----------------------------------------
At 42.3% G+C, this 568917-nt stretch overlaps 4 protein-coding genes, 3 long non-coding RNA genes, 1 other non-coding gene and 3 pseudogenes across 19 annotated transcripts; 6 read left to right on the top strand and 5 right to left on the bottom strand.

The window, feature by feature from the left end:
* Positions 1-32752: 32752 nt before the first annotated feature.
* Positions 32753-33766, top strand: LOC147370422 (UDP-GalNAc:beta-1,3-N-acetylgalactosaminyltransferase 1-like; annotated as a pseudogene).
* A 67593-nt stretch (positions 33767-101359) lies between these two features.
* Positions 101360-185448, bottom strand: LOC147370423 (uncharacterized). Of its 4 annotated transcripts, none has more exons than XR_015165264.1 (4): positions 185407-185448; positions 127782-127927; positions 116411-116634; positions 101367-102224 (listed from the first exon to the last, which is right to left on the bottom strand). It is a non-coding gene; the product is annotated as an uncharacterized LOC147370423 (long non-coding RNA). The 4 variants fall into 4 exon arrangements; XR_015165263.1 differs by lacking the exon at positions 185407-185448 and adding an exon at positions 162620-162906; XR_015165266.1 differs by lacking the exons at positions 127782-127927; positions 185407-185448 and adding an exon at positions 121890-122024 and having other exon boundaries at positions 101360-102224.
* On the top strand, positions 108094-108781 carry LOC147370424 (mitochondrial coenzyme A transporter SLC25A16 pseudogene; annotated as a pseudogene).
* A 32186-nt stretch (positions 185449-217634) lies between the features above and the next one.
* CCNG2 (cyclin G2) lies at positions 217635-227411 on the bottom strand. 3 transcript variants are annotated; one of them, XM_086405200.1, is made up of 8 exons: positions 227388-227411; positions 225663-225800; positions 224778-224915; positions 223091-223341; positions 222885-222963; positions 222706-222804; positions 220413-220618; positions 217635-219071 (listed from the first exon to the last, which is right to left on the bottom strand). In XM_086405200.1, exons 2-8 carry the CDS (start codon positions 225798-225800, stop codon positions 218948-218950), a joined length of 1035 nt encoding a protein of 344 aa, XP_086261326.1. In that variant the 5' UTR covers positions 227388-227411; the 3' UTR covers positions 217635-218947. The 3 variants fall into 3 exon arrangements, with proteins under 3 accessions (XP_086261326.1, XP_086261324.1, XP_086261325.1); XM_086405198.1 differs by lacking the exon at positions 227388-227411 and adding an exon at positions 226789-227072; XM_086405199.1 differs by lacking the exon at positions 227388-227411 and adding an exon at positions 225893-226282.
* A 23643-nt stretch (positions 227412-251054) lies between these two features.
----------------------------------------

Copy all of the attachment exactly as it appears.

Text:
At 42.3% G+C, this 568917-nt stretch overlaps 4 protein-coding genes, 3 long non-coding RNA genes, 1 other non-coding gene and 3 pseudogenes across 19 annotated transcripts; 6 read left to right on the top strand and 5 right to left on the bottom strand.

The window, feature by feature from the left end:
* Positions 1-32752: 32752 nt before the first annotated feature.
* Positions 32753-33766, top strand: LOC147370422 (UDP-GalNAc:beta-1,3-N-acetylgalactosaminyltransferase 1-like; annotated as a pseudogene).
* A 67593-nt stretch (positions 33767-101359) lies between these two features.
* Positions 101360-185448, bottom strand: LOC147370423 (uncharacterized). Of its 4 annotated transcripts, none has more exons than XR_015165264.1 (4): positions 185407-185448; positions 127782-127927; positions 116411-116634; positions 101367-102224 (listed from the first exon to the last, which is right to left on the bottom strand). It is a non-coding gene; the product is annotated as an uncharacterized LOC147370423 (long non-coding RNA). The 4 variants fall into 4 exon arrangements; XR_015165263.1 differs by lacking the exon at positions 185407-185448 and adding an exon at positions 162620-162906; XR_015165266.1 differs by lacking the exons at positions 127782-127927; positions 185407-185448 and adding an exon at positions 121890-122024 and having other exon boundaries at positions 101360-102224.
* On the top strand, positions 108094-108781 carry LOC147370424 (mitochondrial coenzyme A transporter SLC25A16 pseudogene; annotated as a pseudogene).
* A 32186-nt stretch (positions 185449-217634) lies between the features above and the next one.
* CCNG2 (cyclin G2) lies at positions 217635-227411 on the bottom strand. 3 transcript variants are annotated; one of them, XM_086405200.1, is made up of 8 exons: positions 227388-227411; positions 225663-225800; positions 224778-224915; positions 223091-223341; positions 222885-222963; positions 222706-222804; positions 220413-220618; positions 217635-219071 (listed from the first exon to the last, which is right to left on the bottom strand). In XM_086405200.1, exons 2-8 carry the CDS (start codon positions 225798-225800, stop codon positions 218948-218950), a joined length of 1035 nt encoding a protein of 344 aa, XP_086261326.1. In that variant the 5' UTR covers positions 227388-227411; the 3' UTR covers positions 217635-218947. The 3 variants fall into 3 exon arrangements, with proteins under 3 accessions (XP_086261326.1, XP_086261324.1, XP_086261325.1); XM_086405198.1 differs by lacking the exon at positions 227388-227411 and adding an exon at positions 226789-227072; XM_086405199.1 differs by lacking the exon at positions 227388-227411 and adding an exon at positions 225893-226282.
* A 23643-nt stretch (positions 227412-251054) lies between these two features.